One of the most common is what I call the “state the obvious” encounter. You’re on a bench waiting for a bus, in a cafeteria, at an office, in a classroom, at a coffeeshop, riding a subway or a ferryboat and a complete stranger comes along and states the obvious. “You’re reading really close up.” “Your eyes look weird.” “Wow, your glasses are really thick.” “You’re blind!” “Is that a blind dog?” (to which some people, hearing this over and over, learn to reply, “I sure hope not!”).
Or there are the oddball questions. One time I was reading a quote on a small piece of paper, close up, and some stranger asked me, “Oh whoa, are you listening to the paper? That’s so interesting.” What?!
And you can answer these declarations by explaining that you’re blind and you need to look closely at something (or read Braille, or have a dog or a cane, or have eyes that move, or whatever flavor it is that the stranger is exclaiming about), and you’ll never cease to be surprised that not all, maybe not even most, but some will argue with you, tell you that what you’re doing is wrong or bad for your eyes (even things you couldn’t possibly have any control over). Or they’ll keep telling you that you need to go to an eye doctor, get contacts, get better glasses and so forth.
These things get said and asked with varying degrees of genuine interest vs. hostility. Sometimes, depending on the mood and each individual blind person’s history, even the more well-meaning remarks can be irritating. You start to feel like an exhibit at the zoo or something, like that’s all anyone will ever notice about you, like you’ll never be seen as an individual with unique looks, personality traits, flaws and dreams. The zoo exhibit feeling was almost oppressive a few months ago when I was walking around my college campus with a friend and a stranger came up to me and asked, “Are you albino?!” I replied that yes, I am. “I’ve never seen one of those before!” That’s exactly what we all want, to be “one of those.”
On the other hand, sometimes the random encounters are positive, especially when there’s curiosity involved, when people talk to you instead of at or about you. One time, I was at some bus stop and the conversation started the same way, “Are you albino?” but this guy turned out to know a lot about albinism and it was a really interesting discussion. Sometimes you run into people who are familiar with blindness or people who don’t know much but are genuinely curious and open-minded. It can go either way, but a lot of it is in the approach.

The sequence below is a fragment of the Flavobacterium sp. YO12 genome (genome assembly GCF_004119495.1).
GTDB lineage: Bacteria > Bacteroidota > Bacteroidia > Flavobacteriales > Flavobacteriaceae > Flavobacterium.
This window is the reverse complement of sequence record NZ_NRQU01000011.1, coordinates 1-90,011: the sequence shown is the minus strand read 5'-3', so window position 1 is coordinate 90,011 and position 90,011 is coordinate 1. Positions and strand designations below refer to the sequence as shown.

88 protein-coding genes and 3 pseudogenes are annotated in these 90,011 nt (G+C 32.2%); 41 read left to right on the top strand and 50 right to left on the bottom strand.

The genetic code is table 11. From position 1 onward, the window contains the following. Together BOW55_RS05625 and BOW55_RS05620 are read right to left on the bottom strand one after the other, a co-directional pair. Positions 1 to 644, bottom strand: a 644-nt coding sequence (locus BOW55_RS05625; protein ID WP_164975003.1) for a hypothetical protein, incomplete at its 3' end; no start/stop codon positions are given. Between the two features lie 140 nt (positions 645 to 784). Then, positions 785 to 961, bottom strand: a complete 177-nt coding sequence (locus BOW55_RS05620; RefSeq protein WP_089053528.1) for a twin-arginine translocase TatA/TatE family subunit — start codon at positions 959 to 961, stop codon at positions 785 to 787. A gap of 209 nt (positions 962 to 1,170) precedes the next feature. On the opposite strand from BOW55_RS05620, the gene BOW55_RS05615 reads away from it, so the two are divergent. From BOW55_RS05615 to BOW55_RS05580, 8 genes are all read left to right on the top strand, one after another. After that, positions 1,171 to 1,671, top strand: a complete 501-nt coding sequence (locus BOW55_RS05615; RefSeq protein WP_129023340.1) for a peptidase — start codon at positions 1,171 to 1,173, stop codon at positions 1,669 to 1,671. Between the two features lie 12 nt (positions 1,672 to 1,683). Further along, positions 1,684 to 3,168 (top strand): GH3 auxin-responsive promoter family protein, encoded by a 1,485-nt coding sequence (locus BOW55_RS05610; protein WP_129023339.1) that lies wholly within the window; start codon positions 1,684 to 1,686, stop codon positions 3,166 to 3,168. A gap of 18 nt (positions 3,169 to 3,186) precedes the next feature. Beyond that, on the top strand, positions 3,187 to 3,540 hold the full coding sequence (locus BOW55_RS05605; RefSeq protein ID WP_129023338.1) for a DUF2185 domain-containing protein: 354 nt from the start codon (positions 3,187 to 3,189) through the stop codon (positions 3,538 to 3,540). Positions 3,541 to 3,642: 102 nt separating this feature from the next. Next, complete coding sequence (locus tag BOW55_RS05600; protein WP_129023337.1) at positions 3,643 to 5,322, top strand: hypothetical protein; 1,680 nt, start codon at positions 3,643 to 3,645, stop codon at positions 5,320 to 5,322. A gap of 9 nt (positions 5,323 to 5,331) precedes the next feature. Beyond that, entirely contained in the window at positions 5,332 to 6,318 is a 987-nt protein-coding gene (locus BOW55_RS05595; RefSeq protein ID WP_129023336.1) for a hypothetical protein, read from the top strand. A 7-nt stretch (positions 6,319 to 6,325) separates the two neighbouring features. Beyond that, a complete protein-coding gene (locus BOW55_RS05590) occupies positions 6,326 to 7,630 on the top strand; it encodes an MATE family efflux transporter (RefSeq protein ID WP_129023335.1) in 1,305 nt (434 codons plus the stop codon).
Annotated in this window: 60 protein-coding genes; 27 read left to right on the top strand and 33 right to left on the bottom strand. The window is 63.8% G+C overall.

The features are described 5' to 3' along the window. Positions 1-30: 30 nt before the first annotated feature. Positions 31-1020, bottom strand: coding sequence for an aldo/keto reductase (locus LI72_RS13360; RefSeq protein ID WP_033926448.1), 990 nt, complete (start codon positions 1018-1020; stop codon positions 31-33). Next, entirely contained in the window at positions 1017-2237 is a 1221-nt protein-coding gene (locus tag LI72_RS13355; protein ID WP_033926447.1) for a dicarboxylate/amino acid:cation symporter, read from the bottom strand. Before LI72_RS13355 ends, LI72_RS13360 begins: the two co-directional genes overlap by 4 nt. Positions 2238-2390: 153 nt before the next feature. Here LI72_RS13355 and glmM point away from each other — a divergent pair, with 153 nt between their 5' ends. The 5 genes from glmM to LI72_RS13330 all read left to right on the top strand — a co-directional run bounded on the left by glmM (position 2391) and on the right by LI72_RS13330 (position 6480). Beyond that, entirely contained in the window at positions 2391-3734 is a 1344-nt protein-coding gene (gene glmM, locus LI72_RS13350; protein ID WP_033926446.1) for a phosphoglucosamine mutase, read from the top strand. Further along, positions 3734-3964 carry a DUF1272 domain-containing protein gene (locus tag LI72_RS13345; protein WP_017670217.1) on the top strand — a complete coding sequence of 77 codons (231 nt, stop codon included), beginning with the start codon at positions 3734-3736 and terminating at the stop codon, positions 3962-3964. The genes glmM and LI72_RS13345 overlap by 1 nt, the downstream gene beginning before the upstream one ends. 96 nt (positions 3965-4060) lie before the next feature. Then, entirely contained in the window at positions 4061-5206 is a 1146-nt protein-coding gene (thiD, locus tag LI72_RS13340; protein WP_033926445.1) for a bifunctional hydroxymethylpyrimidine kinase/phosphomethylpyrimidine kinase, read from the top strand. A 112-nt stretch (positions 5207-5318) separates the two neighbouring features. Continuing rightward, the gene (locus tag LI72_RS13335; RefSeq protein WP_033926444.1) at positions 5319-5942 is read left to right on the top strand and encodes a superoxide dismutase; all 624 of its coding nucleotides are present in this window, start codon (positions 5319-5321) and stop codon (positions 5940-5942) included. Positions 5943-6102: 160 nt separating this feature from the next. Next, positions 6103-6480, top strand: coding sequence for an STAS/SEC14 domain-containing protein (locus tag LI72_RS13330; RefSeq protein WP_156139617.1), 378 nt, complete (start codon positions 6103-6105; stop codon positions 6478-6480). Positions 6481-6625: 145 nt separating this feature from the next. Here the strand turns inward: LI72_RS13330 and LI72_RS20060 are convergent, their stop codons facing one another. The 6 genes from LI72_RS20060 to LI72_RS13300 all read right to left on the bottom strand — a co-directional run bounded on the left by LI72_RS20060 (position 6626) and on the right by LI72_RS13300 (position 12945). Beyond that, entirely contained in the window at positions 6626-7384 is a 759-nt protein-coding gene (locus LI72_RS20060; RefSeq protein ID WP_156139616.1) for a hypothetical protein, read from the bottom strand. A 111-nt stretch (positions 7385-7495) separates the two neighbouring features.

Then there are the overly pitying encounters, or the “babying” ones. Not so much that strangers will baby you but that they’ll assume you’re dependent. I can’t count how many times random people have asked me if I live with my parents even though that’s pretty rare for people my age. It started to bug me in my early twenties and definitely bugs me even more now. When I say that no, I don’t live with my parents, the next questions are always, oh, well a brother or sister then? A husband? A friend? A dog? A cat? A plant? Do you at least have some living thing better equipped to handle life than you are that can take care of you?
Of course, those last few are jokes. The truth is that lots of blind people live independently. Sometimes there are adjustments to be made like accessibility equipment or devices, appliance labeling and braille labels on clothes, but it’s really not that hard. Of course you get to know your own place really well and with practice you end up doing all the normal things everyone else does. We travel around the country and the world, have all kinds of different jobs in all types of employment sectors (incl. medicine, law, science, technology, education, government, the arts, fashion design, finance, publishing, construction, and on and on and on), go on dates, party (if that’s your thing), have kids, play sports, watch TV and movies and pursue any number of interests that the uneducated public might not initially think a blind person can do.
Personally, I like using my power drill when needed and I love assembling furniture, which surprises people. A few years ago, when I first moved to go back to school, I ordered this couch online. When it arrived, I opened the boxes. One was full of cushions and covers. The other had 45 flat pieces of wood, workman’s gloves and a sander. It was fun.
Unfortunately the living situation is not the only thing people tend to assume you can’t possibly do. Something that I’ve seen and heard about happening to several blind people I know, and that has happened to me as well, is that people will ask you if you need help going to the bathroom. Really? Wouldn’t you kind of assume that through however many years of life a blind person had mastered the art of wiping his or her own ass?
And then there are the really odd reactions. Upon realizing your blindness mid-conversation, a person might start talking really, really loud or really, really slow. I’m not entirely sure why but it’s a common enough occurrence.
It can be exhausting. I think most people are well-intentioned, or just don’t know much about blindness or haven’t encountered it much before. And these encounters can be used as teachable moments. Sometimes, though, you just want to walk around with a sign that says something like, “We’re just like everyone else, we just happen to also be blind.”
- Writing Sample: Blind Conventions
- Writing Sample: Seeing and Not Seeing
- Writing Sample: Seeing and Not Seeing 2
- Writing Sample: My Face